William Henry Havergal, born today in 1793, may have been one of the people most responsible for the immense surge in hymn singing in England in the middle of the nineteenth century. He and Henry J. Gauntlett worked to adapt and arrange older melodies, such as psalm tunes and chorales from Germany into the four-part harmonies that we still sing today (much like Lowell Mason was doing in the United States). He composed a number of original hymn tunes and also wrote hymn texts.
Havergal was ordained in the Church of England in 1816, serving several churches, the longest in Astley, a village in Worcestershire, where he is buried.
Today's hymn has both a text by Havergal as well as one of his arrangements, adapted from a sixteenth-century German melody.
To praise our Shepherd's care,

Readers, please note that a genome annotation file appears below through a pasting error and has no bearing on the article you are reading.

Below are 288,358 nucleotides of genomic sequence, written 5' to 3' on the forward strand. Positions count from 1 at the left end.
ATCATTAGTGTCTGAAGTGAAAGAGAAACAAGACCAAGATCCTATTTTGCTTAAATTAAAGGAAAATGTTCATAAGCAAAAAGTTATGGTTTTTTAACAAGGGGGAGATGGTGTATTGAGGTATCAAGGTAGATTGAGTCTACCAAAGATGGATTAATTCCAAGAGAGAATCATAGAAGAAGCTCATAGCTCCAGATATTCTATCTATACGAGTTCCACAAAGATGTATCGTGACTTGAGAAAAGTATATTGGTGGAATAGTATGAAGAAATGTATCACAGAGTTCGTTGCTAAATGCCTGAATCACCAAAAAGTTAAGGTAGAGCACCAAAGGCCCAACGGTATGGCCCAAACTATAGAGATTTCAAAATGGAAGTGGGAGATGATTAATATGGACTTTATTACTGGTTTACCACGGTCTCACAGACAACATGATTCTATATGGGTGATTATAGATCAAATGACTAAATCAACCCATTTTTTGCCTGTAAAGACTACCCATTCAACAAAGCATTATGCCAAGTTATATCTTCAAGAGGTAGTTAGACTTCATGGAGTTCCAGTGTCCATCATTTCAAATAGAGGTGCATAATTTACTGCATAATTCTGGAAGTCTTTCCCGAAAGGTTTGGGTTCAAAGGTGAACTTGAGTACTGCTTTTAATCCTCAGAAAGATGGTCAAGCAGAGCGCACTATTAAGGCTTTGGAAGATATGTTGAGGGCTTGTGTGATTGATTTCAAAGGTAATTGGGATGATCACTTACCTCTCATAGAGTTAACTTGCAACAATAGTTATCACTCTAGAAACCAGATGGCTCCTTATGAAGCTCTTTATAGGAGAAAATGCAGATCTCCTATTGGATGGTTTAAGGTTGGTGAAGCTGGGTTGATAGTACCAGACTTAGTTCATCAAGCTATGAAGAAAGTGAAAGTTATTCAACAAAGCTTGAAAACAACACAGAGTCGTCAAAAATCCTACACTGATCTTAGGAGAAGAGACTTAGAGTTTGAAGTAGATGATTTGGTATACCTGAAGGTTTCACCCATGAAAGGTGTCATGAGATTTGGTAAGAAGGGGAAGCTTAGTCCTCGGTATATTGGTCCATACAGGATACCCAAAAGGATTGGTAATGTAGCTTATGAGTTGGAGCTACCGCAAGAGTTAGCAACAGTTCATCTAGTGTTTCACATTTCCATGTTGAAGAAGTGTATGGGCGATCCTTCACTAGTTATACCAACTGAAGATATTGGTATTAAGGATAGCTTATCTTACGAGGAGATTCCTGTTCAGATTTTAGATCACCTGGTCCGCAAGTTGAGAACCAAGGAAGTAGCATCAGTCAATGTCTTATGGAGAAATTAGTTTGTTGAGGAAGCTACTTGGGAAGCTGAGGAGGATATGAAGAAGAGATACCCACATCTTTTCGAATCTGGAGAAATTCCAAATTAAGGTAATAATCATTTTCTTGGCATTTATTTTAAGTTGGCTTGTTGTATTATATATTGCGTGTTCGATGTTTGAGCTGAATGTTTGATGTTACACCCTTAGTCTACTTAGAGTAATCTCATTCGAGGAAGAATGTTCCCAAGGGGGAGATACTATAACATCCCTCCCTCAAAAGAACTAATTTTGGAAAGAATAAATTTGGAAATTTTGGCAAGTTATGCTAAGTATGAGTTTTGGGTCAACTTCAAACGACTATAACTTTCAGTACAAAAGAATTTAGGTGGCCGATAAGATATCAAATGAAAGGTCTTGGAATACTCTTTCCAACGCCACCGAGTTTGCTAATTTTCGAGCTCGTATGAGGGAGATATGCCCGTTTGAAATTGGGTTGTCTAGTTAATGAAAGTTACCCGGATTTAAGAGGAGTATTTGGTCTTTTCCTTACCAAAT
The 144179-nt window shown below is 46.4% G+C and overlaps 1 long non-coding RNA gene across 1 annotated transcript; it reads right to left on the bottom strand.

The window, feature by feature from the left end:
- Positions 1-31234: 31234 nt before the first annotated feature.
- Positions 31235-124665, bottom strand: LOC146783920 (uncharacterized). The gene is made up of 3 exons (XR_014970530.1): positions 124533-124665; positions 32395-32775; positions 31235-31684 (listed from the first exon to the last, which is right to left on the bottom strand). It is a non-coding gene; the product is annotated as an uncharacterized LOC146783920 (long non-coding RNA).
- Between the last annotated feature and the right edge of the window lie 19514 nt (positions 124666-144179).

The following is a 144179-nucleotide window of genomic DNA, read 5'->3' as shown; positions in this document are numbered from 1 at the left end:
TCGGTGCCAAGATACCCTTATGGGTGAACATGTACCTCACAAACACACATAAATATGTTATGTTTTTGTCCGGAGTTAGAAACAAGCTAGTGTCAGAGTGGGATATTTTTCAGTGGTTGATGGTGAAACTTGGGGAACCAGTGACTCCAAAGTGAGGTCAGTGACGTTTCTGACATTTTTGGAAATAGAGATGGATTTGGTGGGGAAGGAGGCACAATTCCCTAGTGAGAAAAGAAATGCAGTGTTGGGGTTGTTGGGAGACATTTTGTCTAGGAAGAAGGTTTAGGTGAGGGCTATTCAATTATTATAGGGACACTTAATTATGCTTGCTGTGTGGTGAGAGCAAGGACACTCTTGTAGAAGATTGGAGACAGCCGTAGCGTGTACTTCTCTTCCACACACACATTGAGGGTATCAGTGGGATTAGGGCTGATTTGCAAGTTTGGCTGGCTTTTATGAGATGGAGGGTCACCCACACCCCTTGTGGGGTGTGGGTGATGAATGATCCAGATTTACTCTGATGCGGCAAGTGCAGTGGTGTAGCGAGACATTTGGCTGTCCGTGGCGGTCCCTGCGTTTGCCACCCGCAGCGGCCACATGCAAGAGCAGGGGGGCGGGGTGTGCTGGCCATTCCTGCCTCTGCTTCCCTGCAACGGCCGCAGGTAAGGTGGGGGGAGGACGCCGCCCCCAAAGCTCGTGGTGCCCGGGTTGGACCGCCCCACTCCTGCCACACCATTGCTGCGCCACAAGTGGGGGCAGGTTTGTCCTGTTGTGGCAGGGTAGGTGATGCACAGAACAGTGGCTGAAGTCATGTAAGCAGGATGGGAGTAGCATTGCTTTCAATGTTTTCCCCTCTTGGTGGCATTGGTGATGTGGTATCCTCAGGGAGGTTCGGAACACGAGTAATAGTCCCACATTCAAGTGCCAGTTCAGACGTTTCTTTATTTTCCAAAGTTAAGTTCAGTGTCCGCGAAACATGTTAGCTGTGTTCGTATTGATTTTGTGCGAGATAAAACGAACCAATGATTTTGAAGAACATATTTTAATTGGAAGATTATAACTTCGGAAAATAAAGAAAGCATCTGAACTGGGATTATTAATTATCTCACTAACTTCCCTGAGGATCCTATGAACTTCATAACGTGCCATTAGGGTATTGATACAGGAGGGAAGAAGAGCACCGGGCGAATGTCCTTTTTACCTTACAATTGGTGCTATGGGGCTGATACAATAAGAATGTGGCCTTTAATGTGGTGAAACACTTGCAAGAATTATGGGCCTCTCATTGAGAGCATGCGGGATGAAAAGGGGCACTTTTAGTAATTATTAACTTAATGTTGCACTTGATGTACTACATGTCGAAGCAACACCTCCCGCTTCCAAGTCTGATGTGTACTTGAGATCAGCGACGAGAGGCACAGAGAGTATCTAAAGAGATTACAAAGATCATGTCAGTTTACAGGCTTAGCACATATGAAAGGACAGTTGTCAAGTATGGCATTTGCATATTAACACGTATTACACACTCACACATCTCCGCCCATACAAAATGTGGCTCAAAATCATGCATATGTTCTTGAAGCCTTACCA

His wisdom, love, and might,
Your loudest, loftiest songs prepare,
And bid the world unite.
Supremely good and great,
He tends his earthly fold;
And stoops, though throned in highest state,
The weary to uphold.
He hears their softest plaint,
Follows them when they roam;
And if one single lamb should faint,
His bosom bears it home.
Kind Shepherd of the sheep,
A faithful flock are we,
And snares and foes are nigh, but keep
The lambs who look to thee.
William Henry Havergal, 19th cent.; alt.
Tune: NARENZA (S.M.)
Catholicum Hymnologium, 1584;
arr. William Henry Havergal, 1847
One of his daughters, Frances Ridley Havergal, followed in his line of work as a writer of hymns and composer of tunes. Havergal is now mostly remembered for his tunes rather than his texts, while the texts of Frances are most familiar and her tunes are all but unknown. Following Havergal's death in 1870, Frances edited a collection of his tunes and arrangements which was published in 1871.
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